Midwinter is one of the best times to see good, rewarding art. Here are five shows worth getting off the couch and putting on your woollies.
The meaty truth of the great Berlin-born British painter gets a big, sprawling stage in this centenary show. Few modern artists have so easily held their own alongside the old masters in the National Gallery. Freud belongs here. His early works with their hallucinatory precision emulate the objectivity of an earlier German portraitist in England, Hans Holbein, but his later, looser style was forged by looking long and hard at another Renaissance painter, Titian. His portraits are unsentimental, yet compassionate, carnal and yet all about the mystery of consciousness.
National Gallery until 22 January
All ages can enjoy this deep dive into the mysteries of ancient Egypt. This North African civilization’s gods and myths confused later generations before the imagery of the Pharaohs was deciphered in the early 19th century. The Rosetta Stone, discovered during the wars between England and revolutionary France, played a crucial role in this quest as it has the same text in three languages and alphabets. This magical key to hieroglyphs is of course a star exhibit here along with papyri like the Book of the Dead, which could eventually be deciphered once the code was broken. An exhibition that beautifully captures the thrill of discovering lost worlds.
British Museum until 19 February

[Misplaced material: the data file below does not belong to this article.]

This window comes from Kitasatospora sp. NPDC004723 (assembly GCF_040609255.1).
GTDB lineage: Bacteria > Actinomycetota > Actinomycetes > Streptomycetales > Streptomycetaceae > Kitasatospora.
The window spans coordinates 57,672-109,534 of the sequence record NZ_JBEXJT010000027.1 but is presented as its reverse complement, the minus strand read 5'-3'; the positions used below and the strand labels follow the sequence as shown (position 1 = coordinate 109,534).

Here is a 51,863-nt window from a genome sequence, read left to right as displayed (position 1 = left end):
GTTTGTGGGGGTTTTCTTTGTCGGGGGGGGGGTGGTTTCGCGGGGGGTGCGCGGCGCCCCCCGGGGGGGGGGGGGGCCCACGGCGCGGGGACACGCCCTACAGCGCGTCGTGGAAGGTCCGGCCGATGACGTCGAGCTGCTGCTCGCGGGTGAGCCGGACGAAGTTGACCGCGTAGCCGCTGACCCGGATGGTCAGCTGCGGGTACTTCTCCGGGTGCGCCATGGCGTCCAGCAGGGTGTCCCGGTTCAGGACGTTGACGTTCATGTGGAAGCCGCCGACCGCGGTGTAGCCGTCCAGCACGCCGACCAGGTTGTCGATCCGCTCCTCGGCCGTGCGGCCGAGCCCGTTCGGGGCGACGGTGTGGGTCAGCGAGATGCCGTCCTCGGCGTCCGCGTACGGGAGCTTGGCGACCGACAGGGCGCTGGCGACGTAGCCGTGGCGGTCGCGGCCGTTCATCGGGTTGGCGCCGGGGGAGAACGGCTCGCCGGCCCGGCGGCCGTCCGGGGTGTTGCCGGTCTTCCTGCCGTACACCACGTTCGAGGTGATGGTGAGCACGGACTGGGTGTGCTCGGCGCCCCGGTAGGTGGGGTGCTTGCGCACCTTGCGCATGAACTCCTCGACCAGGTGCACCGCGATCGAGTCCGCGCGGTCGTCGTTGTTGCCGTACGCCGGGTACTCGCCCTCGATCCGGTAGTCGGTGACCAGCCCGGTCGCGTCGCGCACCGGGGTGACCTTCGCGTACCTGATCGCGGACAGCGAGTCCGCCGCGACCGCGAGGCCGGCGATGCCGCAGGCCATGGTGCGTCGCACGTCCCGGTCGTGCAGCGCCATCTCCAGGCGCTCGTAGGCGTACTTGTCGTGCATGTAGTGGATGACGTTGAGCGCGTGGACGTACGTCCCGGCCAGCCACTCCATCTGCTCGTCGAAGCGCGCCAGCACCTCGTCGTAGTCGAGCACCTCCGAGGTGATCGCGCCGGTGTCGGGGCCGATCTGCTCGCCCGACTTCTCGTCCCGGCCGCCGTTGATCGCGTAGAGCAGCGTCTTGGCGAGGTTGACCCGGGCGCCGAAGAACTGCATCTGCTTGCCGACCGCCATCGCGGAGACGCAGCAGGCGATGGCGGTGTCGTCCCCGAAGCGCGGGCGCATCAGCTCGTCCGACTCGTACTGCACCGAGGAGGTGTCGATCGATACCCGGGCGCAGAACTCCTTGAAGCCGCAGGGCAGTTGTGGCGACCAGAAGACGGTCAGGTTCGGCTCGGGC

Pieter Brueghel the Younger
What could be more perfect in winter than the art of the Brueghel family? Snow is one of their favorite subjects. Warmly dressed peasants dance and celebrate whatever the season is in paintings by Pieter the Younger, who imitated the rollicking poly-rustic exuberance of his (admittedly much more brilliant) father, in scenes full of heartwarming humor. Most seasonal of all is Pieter Bruegel the Elder’s print The Fat Kitchen – all too true to that Christmas gluttony.
Barber Institute, Birmingham until 22 January
Sophie von Hellerman and Anne Ryan
This free display on the Turner’s tall window wall overlooking the sea is well worth catching. Anne Ryan’s carved figures dance and teem with chaotic energy. But it’s Munich-born, Margate-based painter Von Hellerman who really holds the space and seascape with her large, free-flowing fantasies, painted on location, full of color and light to bring the dark days to life.
Turner Contemporary, Margate until 16 April
JMW Turner with Lamin Fofana
It is impossible to imagine any darker or stranger midwinter than the ice worlds painted by Turner in his great imaginary scenes of Arctic whaling. His paintings of whalers trapped in the ice but still obsessed with catching whales are white, blue and ivory wonders of frozen seas, glowing fog and hysterical stranded crews. This exhibition sets some of Turner’s most eerie sea paintings against sound works by Fofana that remind you of the slave ships that sailed from Liverpool. All this makes for an atmospheric and unforgettable visit to the Albert Dock, with its dark basin of deep historic water.
Tate Liverpool to 4 June